Can we pull off these changes in time? Nothing is certain. Nothing except that climate change changes everything. And for a very brief time, the nature of that change is still up to us.
- See more at:

Review in Monthly Review
John Bellamy Foster and Brett Clark, “Crossing the River of Fire:  the Liberal Attack on Naomi Klein & This Changes Everything.”  Monthly Review (Feb. 2015), 1-17.   Dick’s Analysis.
No less than the editor of the Monthly Review has co-authored a favorable review of Klein's book (Feb. 2015).    Please read; it will stimulate reading and discussion of the book because it adds several important dimensions.   
The Monthly Review in every issue offers economic, political, and cultural analysis of the USA.  We need its critical perspective.  Please consider subscribing.  Note at beginning:  the magazine offers its contents free but solicits subs from those who can afford.  
Thanks, Dick

Introduction (1-2)
With William Morris in 1883 and Naomi Klein in 2014 we must ourselves “cross the river of fire” to become critics of capitalism and rescuers of civilization.   We must rebuild, not on basis of capital accumulation and growth, eventual monopoly by the few, and consequent alienation by the many, but on principles of caring for others and well-being for all, a “ferocious love” for all life.  To accomplish this vision, because the human conquest of nature, led by the US, endangers human survival, the world must be changed systematically.  So let our slogans be: SYSTEM CHANGE NOT CLIMATE CHANGE and PUBLIC GOOD NOT PRIVATE PROFIT. 
The Global Climateric (2- 8)
Since it is too late for effective reforms of the capitalist system, which caused the catastrophe, and to achieve zero emissions of fossil fuels quickly, only “real revolutionary ecological change, unleashing the full power of organized and rebellious humanity” will save us.    Our economy is at war with life because its fundamental drive is growth and capital accumulation.  (4)  And this drive runs on fossil fuels.  We must now strive to break the carbon budget, realizing the struggle must be comprehensive revolution and will be expensive (5), such as during WWII’s production [and Marshall Plan, Apollo].   But such a revolution can produce a society of equality and community, one which meets needs of people not wants of the 1%, and not necessarily austerity (=neo-cons), but only a lower GDP (p. 6 while increasing quality of life).    How can we create such a mass movement?  There are hopeful signs—e.g. Blockadia; and wealthy countries, mainly responsible, can afford the change; Seattle 1999; Occupy WS 2011.  Soviet societies with their high carbon omissions not the model.  Hope:  “Just enough time for the impossible.”  Impossible?   We don’t want the dystopia certainly ahead under capitalism: “unending, cumulative, climate catastrophe, threatening civilization and countless species, including our own.” (8).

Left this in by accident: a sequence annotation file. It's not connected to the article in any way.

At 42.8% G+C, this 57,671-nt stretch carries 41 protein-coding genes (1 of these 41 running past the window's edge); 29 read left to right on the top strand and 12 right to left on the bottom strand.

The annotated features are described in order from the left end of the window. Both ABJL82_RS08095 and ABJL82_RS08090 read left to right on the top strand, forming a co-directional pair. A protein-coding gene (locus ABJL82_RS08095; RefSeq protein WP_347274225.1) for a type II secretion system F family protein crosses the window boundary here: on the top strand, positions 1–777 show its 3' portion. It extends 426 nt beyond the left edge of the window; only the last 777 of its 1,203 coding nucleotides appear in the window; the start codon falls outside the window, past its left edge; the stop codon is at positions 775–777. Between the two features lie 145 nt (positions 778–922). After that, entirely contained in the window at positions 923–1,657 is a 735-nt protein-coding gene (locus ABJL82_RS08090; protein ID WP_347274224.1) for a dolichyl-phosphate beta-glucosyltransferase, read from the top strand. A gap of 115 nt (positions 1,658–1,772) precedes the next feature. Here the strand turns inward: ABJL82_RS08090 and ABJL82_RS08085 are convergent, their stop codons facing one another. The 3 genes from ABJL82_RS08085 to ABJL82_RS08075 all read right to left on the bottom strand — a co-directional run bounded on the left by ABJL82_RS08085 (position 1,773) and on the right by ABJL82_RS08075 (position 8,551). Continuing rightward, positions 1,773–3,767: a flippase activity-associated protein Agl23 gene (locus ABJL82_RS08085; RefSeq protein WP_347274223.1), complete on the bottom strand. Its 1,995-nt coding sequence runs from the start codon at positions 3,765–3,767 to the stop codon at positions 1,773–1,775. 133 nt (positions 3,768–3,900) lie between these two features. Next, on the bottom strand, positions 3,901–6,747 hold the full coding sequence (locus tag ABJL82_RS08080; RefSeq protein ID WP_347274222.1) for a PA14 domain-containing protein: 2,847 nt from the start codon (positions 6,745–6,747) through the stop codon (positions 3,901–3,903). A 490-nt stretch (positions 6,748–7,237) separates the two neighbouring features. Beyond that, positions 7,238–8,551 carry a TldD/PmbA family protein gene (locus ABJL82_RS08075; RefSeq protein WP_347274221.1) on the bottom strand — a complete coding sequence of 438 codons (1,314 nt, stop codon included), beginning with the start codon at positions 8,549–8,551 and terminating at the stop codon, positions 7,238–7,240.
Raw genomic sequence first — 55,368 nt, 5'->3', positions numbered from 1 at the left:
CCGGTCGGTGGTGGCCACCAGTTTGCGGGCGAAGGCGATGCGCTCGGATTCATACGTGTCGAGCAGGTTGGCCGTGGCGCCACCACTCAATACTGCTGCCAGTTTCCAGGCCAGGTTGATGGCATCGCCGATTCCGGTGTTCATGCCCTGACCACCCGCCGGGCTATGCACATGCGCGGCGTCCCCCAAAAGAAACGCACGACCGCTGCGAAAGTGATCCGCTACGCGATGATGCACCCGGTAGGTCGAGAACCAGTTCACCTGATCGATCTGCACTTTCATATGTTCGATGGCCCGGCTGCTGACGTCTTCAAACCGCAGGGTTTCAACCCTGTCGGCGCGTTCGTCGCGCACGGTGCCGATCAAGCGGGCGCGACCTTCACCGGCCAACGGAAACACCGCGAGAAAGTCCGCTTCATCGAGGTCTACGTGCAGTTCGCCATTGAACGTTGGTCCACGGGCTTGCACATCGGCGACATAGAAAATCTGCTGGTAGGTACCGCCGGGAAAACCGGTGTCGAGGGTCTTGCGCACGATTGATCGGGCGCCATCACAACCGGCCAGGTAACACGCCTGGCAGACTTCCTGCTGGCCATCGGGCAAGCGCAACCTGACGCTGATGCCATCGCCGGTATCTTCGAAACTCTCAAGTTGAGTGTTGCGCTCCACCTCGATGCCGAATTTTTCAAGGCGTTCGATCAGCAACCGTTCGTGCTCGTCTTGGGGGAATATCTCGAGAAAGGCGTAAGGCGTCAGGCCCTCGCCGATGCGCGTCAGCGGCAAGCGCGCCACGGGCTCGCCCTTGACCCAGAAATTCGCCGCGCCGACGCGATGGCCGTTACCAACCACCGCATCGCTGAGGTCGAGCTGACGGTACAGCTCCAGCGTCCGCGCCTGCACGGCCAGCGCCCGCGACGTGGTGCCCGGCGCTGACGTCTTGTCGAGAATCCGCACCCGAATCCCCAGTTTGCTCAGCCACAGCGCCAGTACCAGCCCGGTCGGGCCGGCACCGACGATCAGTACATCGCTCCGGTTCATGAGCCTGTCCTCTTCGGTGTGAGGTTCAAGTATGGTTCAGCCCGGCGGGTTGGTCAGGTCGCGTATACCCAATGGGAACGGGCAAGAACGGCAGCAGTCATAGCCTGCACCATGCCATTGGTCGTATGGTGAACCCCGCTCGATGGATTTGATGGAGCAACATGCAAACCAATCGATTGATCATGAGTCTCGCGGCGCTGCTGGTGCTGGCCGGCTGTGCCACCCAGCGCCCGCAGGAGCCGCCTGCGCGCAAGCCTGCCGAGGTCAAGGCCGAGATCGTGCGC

Liberal Critics as Gatekeepers (8-14)
Foster and Clark challenge eight reviewers ranging from those who think she simply made a typo in her subtitle, Capitalism vs. the Climate, to those who blame all environmentalists for not recognizing our rescue through technological innovations.  See my note on “Liberal” below.
 Ultimate Line of Defense (15-16)
Socialist critics of the book criticize thinness of her analysis of “the nature of system change,” of the working class, and other aspects of socialism, but F&C defend her “silences.”   Her aim is to make “the broad case for System change Not Climate Change.”  Capitalism threatens “our survival as a species” and “our welfare as individual human beings.  Hence, we need to build society anew. . . .”   Millions of people are crossing the river of fire, “demanding anti-capitalist or post capitalist solutions,” and she “sees herself merely as the people’s megaphone….” (15).   Her vision is one of human community, fellowship on earth, equality, and she would—and have us all--seize the opportunity.

Dick, 2 notes:
Capitalism system: F & C mention the liabilities of capitalism in places here and there.  Central principle: capital accumulation.  Through growth.  During the last 100 years through fossil fuels.  Leading to monopoly.  Involving immense waste, for example of nature and by advertising.
Liberal:  Republican, Tea Party, Right Wing critics are not discussed because we know where they stand.  But criticism from known liberals (admirers of the New Deal, advocates of regulation and affirmative government in general) had to be answered.  (I was put off by F&C’s title “Liberal Attack,” since “liberal” is both a complex word possessing many meanings (by Kaye: freedom and equality and democracy, the “four freedoms”) and the object of unremitting, ferocious attack by the Republicans and far right.   I immediately thought they meant and should have used the term “neo-liberal” or “conservative.”  But by the end of the essay I understood.)  On p. 11 particularly in her analysis of Rob Nixon’s review, because she demands zero fossil fuels, both “liberal” and “neoliberal” (extreme capitalism) must be rejected, just as must be extractionism and extreme extractionism.  See final par. of Liberal Critics p. 15.